A couple of minutes later, though, I'd changed my mind. As I got a bit closer it began to look as though some sort of bikers' convention had taken the cafe over. There was loud music and raised voices, and it occurred to me that to walk into the middle of that sort of gathering on my own, with a large pack, obviously camping and just as darkness was falling might not be a very good idea. I was tempted, but in the end I decided I'd better continue, and so I turned back towards Kirby Bank and went on. Sigh...


Climb to Cringle Moor from Lord Stones

I set off up the hill, and it turned out to be quite a pleasant climb: a little steep at that time of the day, but easy enough underfoot. As I went up I met a young couple coming down, and rapidly unhooked my earphones from under my hat when I saw the bloke smile at me, with his lips moving. They'd stopped to ask whether I was doing the C2C, because they were hoping to do it themselves the following year. They were very friendly and enthusiastic, and it must have been 15 minutes or so before we all moved on.

What had remained of the light had drained away as I'd stood talking to the young couple, and when I stopped a little while later to take another picture of the ground I'd covered there really wasn't a great deal to be seen. Still, I took a photograph anyway, and with a bit of fiddling in Paint Shop Pro it's possible to see quite a lot.


Looking back towards Lord Stones


By the time I got to the Alec Falconer Memorial Seat it was virtually pitch black, and very windy. I stopped to read the legend on the memorial stone...


...and sat down in the capacious seat to savour what I could make out of the view, which by that time consisted largely of patches of glowing orange lights marking the towns and villages to the North.


Alec Falconer Memorial, Kirby Bank


It was 7.30pm when I turned towards the moor and started up. I wasn't keen on walking for longer in the dark than necessary, and I was ready to camp at the first appropriate spot that presented itself. Appropriate spots turned out to be in fairly short supply, though, and I found nothing on my way towards the top. I'd hoped that I might find a sheltered spot on the other side of the summit, and in fact I left the path as it descended and made my way into the heather in search of a flattish bit. I thought I'd found a suitable place and therefore I got out the tent and began to put it up. In the end I had to take it down again, though, because the heather was so thick and springy that I couldn't get the pegs to stay in properly. That was a bit of a bummer, and having wasted 20 minutes or so I had to pack the tent away again, trail back to the path and continue the descent. It was so windy by this point that it occurred to me as I attempted to quell the billowing outer that it might just be easier to parachute down to Clay Bank Top, but in the end I decided to defer that experiment for another day.

As I pressed on down the path, a little fed up now, and keen to make camp, I met some fell runners coming up. Way ahead of the others was a lean bloke who appeared to be well into his 60s. He was bounding up the steep path looking less concerned than many people I've seen taking a leisurely stroll around Sainsbury's, and 5 or so minutes later a young man and woman less than half his age came panting up behind him. I've found that's often the way with runners, though: the older people come from a time when massive weekly mileages were considered the norm, and it's not at all unusual to find them leaving most of the younger runners trailing in their wake.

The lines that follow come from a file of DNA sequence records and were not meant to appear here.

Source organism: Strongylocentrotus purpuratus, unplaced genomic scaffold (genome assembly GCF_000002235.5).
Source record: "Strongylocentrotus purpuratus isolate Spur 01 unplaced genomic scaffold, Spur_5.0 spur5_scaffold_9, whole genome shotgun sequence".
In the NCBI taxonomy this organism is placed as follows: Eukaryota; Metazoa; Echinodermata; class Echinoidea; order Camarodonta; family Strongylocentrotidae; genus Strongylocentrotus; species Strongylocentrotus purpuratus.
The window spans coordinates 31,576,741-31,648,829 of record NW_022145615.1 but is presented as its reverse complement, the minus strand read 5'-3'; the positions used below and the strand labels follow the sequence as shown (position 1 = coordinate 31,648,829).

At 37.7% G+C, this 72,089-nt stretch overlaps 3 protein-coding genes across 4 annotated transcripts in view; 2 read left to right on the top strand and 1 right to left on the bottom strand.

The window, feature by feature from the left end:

The descent steepened again, and then levelled out a bit. Over to my right I could see what looked like a flat area, and so I walked over to take a look. It seemed to be some sort of shale, though, and I wasn't keen to put the tent up on that, and so once again I heaved a sigh and continued down the hill.

Eventually I reached the bottom of that particular undulation, and followed the path to the point where it passed through a gate into a field. A FIELD! Whoo-hooo! :) Grinning happily, I took off my pack and entered the field to investigate. I wanted to know what the ground was like, but more particularly I wanted to know whether the field was festering with bullocks. It was difficult to be sure, but I was almost certain that I could hear some low, bullocky breathing on a bit of a rise in the near distance, and I thought I saw some bullocky shadows moving cautiously about. I therefore returned to my pack on the other side of the gate, and took a closer look at the ground there. There was what appeared in the torch light to be a fairly flat bit right next to the path, and I decided I'd better stop there and get the tent up. I don't like to camp right next to the path, but, when in extremis, beggars can't be choosers etc etc.

10 minutes later I was unpacking my things into the tent, and then I followed them in. I forgot to make a note of the time of my arrival, but I think it must have been somewhere in the region of 9pm. I'd not eaten since my slice of treacle tart in Osmotherley, and so I dug out the stove, and some Beanfeast and Smash, and made dinner. I know it must be full of a thousand additives, but I really do love Beanfeast and Smash :) It's so easy and delicious, and there are few moments in any backpacking day that I enjoy more than those spent taking the first few delectable spoons of lovely brown-coloured sludge in the evening :) After the Beanfeast and Smash I made a coffee, and then I settled back in my sleeping bag to read the mandatory 17.5 words of my book before falling fast asleep.


Coffee on the way




Return to Home page -- Previous page -- Next page


[ Me] [Music] [ Guitar Stuff] [My Tunes] [Backpacking] [ Running] [Nice Places] [Software] [Front]